Dog to be returned to owners

A YOUNG dog who went missing for three weeks has been returned to its owners after being found and then turned over for care to a local pet advocacy group.

A YOUNG dog who went missing for three weeks has been returned to its owners after being found and then turned over for care to a local pet advocacy group.

The dog, estimated to be 12 weeks old and with its owners for just two weeks before going missing, had a particularly bad case of mange, a contagious skin condition caused by parasitic mites.

What made it worse, said Cam Bellamy from Dogs Deserve Better, were infections caused by scratching to relieve the itching caused by the mites.

First reports, posted to websites and subsequently published, speculated that the dog had been abused.

Bellamy said the appearance of the dog may have led to that speculation.

From where the couple lives to where the dog was found at Findlay Lake is quite a distance. I’m surprised the dog made it out there. Its eyes were glued shut from the puss,” she said.

But I could tell nobody had been abusive to her. And I would know right away. It was not hand shy and was not skittish. It was thin, but it had been outside for a period of time,” Bellamy added.

After picking up the dog, Bellamy took it to a Kitimat vet for treatment and returned to Terrace with medications for continuing care.

She is healing and there is a great prognosis,” said Bellamy of the dog’s condition last week.

She was contacted by the dog’s owners after friends made them aware the animal had been found.

Bellamy said the couple have now made changes at their residence.

Any dog should really have an enclosure outside,” said Bellamy.

She said the couple has also reimbursed Dogs Deserve Better for the costs of the care.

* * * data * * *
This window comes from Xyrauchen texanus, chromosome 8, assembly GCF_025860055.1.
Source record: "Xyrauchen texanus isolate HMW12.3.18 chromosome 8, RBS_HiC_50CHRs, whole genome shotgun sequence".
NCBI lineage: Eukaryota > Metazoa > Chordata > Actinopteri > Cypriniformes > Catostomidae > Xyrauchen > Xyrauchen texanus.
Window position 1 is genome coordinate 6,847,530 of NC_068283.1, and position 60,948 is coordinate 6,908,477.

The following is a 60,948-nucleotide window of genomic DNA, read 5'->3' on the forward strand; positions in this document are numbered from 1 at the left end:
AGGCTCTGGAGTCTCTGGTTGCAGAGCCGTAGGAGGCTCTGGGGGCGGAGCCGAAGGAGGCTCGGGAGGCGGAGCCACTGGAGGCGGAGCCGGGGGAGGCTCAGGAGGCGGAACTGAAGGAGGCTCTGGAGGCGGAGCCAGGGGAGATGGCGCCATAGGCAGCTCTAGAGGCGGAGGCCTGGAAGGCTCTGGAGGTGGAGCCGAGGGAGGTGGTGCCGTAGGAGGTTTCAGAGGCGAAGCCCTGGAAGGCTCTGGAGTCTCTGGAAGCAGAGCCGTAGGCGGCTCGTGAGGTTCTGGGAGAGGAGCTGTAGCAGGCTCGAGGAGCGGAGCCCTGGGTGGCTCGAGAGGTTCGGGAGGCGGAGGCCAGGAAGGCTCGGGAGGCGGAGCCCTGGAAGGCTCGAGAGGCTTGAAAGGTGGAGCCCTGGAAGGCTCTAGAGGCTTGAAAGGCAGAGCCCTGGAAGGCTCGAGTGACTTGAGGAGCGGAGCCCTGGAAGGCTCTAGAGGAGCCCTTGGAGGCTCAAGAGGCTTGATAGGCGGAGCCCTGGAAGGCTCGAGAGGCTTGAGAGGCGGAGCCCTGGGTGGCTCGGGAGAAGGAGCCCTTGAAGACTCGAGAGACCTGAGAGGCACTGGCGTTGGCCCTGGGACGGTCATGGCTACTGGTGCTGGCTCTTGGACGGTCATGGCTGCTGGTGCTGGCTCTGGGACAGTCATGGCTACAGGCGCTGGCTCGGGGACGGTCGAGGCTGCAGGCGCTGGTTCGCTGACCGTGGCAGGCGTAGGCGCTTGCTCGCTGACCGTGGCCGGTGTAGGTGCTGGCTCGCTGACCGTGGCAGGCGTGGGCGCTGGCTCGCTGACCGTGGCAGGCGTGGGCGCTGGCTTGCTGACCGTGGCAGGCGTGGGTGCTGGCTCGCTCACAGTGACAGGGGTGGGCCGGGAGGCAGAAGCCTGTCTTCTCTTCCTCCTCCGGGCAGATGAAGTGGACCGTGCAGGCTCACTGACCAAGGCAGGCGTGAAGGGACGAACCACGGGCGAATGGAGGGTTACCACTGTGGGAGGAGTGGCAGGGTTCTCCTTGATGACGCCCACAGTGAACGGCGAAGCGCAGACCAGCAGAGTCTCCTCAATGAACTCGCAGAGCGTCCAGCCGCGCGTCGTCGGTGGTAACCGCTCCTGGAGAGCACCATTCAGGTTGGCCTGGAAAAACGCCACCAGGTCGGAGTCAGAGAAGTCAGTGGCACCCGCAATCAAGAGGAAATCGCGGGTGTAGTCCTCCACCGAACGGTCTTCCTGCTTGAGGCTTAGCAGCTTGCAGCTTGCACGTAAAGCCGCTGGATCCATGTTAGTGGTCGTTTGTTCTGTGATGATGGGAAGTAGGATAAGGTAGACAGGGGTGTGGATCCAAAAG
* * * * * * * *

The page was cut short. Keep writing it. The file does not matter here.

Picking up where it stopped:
This article is a follow up to an earlier one posted Sept. 21, 2011. For the sake of reader convenience, it is reprinted here.

“PEOPLE HAVE to do something about the animal abuse, cruelty, neglect and abandonment that goes on here.

That’s the word from a resident who’s tired of finding animals that have been hurt, injured or worse, in the city.

Susan Turnbull says she came here seven years ago with two dogs and now has four dogs and 12 cats and has helped more than 20 cats and nine dogs treated badly by humans.

The other day she helped a girl try to catch a kitten downtown that looked like it had been dumped off.

“People say ‘oh yeah, we saw it running around.’ Why didn’t you try to catch it?” says Turnbull.

She’s found kittens in the garbage, under trailers, and rescued a dog that had a sweater on all winter that had to be surgically removed from its skin.

She recently helped rescue a puppy that had developed a eye infection and then was dumped by Findlay Lake Road to fend for itself.

Someone saw the puppy and called Dogs Deserve Better, who took it in and now the puppy received treatment and is slowly getting better.

And people seem to think a cat can fend for itself if it’s just abandoned.

“People think you can let your cat go in the wild because it will catch birds and mice,” said Turnbull.

But she noted a cat will only survive if it has been given hunting skills.

Turnbull wants people to know what’s going on and says other animal lovers are as angry as she is.

She has to clean her house every day because of all her animals but wouldn’t change a thing.

“Morally I wouldn’t do anything different,” she says about helping out animals in distress.”


























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